CoQ10 and your Heart
We are having a lot of questions asked at the moment surrounding Q10 so we thought it would be a good idea to put more information on the website so that people could reference it against the other pieces of information we have on what seems to be an ever popular topic for discussion. It has always been a popular topic with us so we are pleased it is being referenced more by patients.Coenzyme Q10 (Ubiquinone / Ubiquinol which is synthesised from Ubiquinone and is highly absorbent and more potent than Ubiquinone) is a mitochondrial coenzyme that is essential for the production of adenosine triphosphate (ATP), the body’s form of chemical energy. The human body has approximately 100 trillion cells, and each one must produce its own energy to carry out its biological functions. The cells produce this energy by burning (oxidizing) carbohydrates, fats and proteins. This controlled burning or oxidation process (catabolic reactions) occurs as a result of oxygen combining with foodstuffs to produce energy, carbon dioxide and water. More than 95 percent of the oxygen we inhale is used solely for the purpose of making energy through this process. The result of these chemical reactions is converted into chemical energy in the form of ATP molecules. These ATP molecules supply the energy needed for the various cellular chemical and biological reactions necessary for life to occur (termed: bioenergetics). ATP is the fuel used to provide cellular energy, making life possible.CoQ10 was discovered by Frederick L. Crane, Ph.D., in the late 1950s, during his research on the biochemistry of the mitochondrial electron transport chain. The substance was sent to Karl Folkers, Ph.D., for identification and identity of its structure. It was designated “coenzyme Q10” because of its quinone structure and the 10 isoprene unit side chain. During this time, another group of scientists led by R. A. Morton, Ph.D., isolated the same substance from mitochondria and designated it ubiquinone (from ubiquitous, meaning everywhere) because of its widespread occurrence in nature. The role of CoQ10 in the electron transport chain was first described by Peter Mitchell, Ph.D., who was awarded the Nobel Prize for that work.
So how does this fit into a heart failure patients profile?
Cells that require the most energy contain a higher number of mitochondria. The more work required, the more energy needed. The cells of the brain, the skeletal muscle, the heart and the eye contain the highest number of mitochondria (as many as 10,000 per cell), while the skin cells, which do not require much energy, contain only a few hundred mitochondria. Cardiac cells are muscle cells whose function is to contract repeatedly, pumping blood continuously around the body. This means these cells need a large and continuous supply of energy to in order to function efficiently, so no surprise they have a large number of mitochondria within them. CoQ10 (being at the center of the creation of cellular energy) assumes significant importance in cells with high energy requirements, such as the cardiac cells.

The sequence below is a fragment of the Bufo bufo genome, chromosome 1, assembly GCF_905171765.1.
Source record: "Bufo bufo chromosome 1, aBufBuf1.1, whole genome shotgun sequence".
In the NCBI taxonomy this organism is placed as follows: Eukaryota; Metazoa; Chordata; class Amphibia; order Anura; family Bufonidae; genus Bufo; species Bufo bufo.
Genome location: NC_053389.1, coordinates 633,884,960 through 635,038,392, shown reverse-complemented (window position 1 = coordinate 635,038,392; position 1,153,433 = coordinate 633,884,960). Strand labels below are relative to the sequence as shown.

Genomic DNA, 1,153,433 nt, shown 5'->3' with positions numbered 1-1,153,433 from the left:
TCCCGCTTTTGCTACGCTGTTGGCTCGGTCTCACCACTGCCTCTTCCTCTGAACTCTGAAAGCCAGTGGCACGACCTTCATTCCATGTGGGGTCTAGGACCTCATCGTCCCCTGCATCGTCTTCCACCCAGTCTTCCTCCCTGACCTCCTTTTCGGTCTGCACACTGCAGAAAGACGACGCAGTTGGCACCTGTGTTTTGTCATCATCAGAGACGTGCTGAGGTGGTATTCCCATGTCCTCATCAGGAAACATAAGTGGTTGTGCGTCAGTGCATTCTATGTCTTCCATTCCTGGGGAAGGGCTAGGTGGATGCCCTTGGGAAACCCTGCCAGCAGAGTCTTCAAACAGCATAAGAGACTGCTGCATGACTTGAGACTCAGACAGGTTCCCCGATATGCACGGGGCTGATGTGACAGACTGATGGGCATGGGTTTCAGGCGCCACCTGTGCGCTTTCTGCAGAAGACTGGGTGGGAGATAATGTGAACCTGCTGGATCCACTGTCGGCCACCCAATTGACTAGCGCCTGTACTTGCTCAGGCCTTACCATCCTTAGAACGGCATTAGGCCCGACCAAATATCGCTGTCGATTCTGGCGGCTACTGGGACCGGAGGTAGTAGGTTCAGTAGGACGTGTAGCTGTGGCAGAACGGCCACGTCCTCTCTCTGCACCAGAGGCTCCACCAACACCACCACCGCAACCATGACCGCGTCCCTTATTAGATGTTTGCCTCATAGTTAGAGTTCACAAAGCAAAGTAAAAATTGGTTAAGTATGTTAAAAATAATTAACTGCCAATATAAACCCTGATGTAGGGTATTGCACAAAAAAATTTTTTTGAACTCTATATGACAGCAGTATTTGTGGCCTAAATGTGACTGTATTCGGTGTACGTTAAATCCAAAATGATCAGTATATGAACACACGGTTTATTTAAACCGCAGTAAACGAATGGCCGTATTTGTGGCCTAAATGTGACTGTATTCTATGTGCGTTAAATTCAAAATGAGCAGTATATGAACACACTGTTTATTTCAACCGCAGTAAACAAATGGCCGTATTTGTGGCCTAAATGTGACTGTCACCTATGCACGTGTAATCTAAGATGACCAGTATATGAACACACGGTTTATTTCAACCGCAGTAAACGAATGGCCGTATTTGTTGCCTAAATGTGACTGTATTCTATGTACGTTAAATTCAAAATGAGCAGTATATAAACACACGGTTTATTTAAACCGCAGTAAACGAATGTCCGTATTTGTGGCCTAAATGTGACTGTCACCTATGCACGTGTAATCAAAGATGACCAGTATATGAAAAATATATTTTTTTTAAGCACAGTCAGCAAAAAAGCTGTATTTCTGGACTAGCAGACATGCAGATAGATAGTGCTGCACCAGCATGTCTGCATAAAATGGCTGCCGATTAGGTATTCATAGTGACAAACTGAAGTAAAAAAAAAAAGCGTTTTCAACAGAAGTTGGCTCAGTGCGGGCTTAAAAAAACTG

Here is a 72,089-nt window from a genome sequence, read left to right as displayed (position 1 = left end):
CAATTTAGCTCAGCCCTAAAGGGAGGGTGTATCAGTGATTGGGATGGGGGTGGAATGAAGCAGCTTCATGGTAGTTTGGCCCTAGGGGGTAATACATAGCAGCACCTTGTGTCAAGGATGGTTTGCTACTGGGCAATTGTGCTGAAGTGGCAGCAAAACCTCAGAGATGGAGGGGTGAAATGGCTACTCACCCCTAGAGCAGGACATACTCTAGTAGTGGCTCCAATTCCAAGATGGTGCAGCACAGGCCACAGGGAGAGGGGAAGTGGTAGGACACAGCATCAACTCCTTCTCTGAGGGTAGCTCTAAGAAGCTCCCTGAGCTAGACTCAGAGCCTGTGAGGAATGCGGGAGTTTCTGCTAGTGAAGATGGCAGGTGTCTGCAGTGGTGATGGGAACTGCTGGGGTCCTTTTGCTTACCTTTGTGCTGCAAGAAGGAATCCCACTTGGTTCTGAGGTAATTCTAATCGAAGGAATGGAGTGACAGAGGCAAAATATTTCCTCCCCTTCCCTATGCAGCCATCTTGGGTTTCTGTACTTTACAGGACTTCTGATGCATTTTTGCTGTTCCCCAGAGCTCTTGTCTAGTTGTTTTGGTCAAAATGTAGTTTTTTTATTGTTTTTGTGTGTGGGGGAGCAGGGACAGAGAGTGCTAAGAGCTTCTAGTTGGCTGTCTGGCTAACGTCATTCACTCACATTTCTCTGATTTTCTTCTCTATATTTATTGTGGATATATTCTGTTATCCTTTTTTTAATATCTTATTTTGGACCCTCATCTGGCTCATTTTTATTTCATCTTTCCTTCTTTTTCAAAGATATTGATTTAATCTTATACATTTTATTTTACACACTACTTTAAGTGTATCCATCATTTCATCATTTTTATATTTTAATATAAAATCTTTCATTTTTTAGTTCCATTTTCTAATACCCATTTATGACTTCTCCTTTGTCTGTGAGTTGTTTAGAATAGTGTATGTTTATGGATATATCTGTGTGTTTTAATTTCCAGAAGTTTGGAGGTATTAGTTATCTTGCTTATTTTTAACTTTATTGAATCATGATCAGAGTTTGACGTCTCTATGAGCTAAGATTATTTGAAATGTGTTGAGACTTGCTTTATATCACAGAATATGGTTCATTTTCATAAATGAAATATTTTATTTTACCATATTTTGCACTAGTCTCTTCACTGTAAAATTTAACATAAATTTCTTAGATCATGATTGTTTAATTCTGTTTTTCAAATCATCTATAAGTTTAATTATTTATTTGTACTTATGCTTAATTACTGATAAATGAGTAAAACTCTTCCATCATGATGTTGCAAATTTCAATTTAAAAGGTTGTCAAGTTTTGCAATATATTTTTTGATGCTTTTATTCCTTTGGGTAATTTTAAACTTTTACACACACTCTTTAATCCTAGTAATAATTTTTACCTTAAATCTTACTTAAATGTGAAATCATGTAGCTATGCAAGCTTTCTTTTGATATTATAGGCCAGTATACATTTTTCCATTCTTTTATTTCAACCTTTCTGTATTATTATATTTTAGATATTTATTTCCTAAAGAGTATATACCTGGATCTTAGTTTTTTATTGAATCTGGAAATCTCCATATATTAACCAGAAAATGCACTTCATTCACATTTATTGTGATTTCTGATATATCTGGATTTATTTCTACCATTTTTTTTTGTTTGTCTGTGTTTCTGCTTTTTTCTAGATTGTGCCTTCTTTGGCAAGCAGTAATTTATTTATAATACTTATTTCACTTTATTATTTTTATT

Much of the research in support of CoQ10 supplementation has been focused on CHF. These patients’ hearts have been shown to have increased oxidative stress, as well as decreased concentrations of CoQ10.1,2 We already know heart muscle cells have a remarkably high-energy requirement. Consistent correlation between the level of CoQ10 and the severity of CHF appears to be a well-documented. Low levels of CoQ10 have been linked to decreased heart muscle function (poor myocardial function).3,4 The more severe the heart failure, the more the deficient the CoQ10 level is. Recently, it has been found that CoQ10 levels can be used as a predictor of mortality in CHF.
CoQ10 has a potential role for the prevention and treatment of heart ailments by improving cellular bioenergetics. Supplementation can help correct energy depletion and oxidative stress, which are inherent in these cardiac conditions; this can result in helping to restore the energy and efficiency of the heart. Significant improvement has been observed in exercise tolerance in patients given adjunctive CoQ10.7
Supplementation has been shown to cause sustained clinical improvement in the heart muscle contraction (improved ejection fraction, heart wall motion and heart size), and progress in improving other related symptoms (fatigue, chest pain, shortness of breath, exercise ability and palpitations).8 Some studies have showed significant development with NYHA class improving from a mean of IV to a mean of II.9 CoQ10 supplementation can also protect against ischemia and reperfusion injury.10 The improvement in some patients can be rather significant, with the heart size and heart function returning to near normal.
As we all know every patient is different and CoQ10 supplementation should be used as a parallel therapy, supporting traditional medical treatment and not in place of it. As with all supplements it is vital that you speak to your doctor or nurse before starting on a self prescribed course. CoQ10 reacts with warfarin therefore may affect your INR levels.